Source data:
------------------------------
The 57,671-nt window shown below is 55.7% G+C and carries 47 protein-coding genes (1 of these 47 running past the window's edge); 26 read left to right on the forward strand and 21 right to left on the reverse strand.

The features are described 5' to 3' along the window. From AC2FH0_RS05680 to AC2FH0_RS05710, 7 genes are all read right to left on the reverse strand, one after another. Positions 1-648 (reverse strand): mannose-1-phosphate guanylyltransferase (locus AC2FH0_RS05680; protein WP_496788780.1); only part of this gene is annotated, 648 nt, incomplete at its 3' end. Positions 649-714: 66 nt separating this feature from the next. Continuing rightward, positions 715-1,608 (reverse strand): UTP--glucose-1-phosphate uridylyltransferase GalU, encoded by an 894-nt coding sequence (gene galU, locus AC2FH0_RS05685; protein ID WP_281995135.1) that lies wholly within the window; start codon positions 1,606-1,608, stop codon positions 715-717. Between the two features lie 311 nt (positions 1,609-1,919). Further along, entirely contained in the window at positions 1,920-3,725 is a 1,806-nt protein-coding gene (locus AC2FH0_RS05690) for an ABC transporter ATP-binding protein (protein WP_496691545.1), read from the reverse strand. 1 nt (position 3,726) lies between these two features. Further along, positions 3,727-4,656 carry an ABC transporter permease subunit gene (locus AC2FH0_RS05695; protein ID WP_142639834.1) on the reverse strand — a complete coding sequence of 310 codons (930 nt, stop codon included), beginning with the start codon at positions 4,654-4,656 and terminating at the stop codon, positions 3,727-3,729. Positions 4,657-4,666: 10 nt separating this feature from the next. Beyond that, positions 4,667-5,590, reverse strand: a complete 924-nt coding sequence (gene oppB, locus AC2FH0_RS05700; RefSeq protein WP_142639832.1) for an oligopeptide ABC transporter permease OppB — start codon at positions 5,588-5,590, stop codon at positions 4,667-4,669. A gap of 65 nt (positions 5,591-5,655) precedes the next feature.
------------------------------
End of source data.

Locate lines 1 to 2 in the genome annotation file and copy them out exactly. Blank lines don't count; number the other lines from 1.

The 57,671-nt window shown below is 55.7% G+C and carries 47 protein-coding genes (1 of these 47 running past the window's edge); 26 read left to right on the forward strand and 21 right to left on the reverse strand.

The features are described 5' to 3' along the window. From AC2FH0_RS05680 to AC2FH0_RS05710, 7 genes are all read right to left on the reverse strand, one after another. Positions 1-648 (reverse strand): mannose-1-phosphate guanylyltransferase (locus AC2FH0_RS05680; protein WP_496788780.1); only part of this gene is annotated, 648 nt, incomplete at its 3' end. Positions 649-714: 66 nt separating this feature from the next. Continuing rightward, positions 715-1,608 (reverse strand): UTP--glucose-1-phosphate uridylyltransferase GalU, encoded by an 894-nt coding sequence (gene galU, locus AC2FH0_RS05685; protein ID WP_281995135.1) that lies wholly within the window; start codon positions 1,606-1,608, stop codon positions 715-717. Between the two features lie 311 nt (positions 1,609-1,919). Further along, entirely contained in the window at positions 1,920-3,725 is a 1,806-nt protein-coding gene (locus AC2FH0_RS05690) for an ABC transporter ATP-binding protein (protein WP_496691545.1), read from the reverse strand. 1 nt (position 3,726) lies between these two features. Further along, positions 3,727-4,656 carry an ABC transporter permease subunit gene (locus AC2FH0_RS05695; protein ID WP_142639834.1) on the reverse strand — a complete coding sequence of 310 codons (930 nt, stop codon included), beginning with the start codon at positions 4,654-4,656 and terminating at the stop codon, positions 3,727-3,729. Positions 4,657-4,666: 10 nt separating this feature from the next. Beyond that, positions 4,667-5,590, reverse strand: a complete 924-nt coding sequence (gene oppB, locus AC2FH0_RS05700; RefSeq protein WP_142639832.1) for an oligopeptide ABC transporter permease OppB — start codon at positions 5,588-5,590, stop codon at positions 4,667-4,669. A gap of 65 nt (positions 5,591-5,655) precedes the next feature.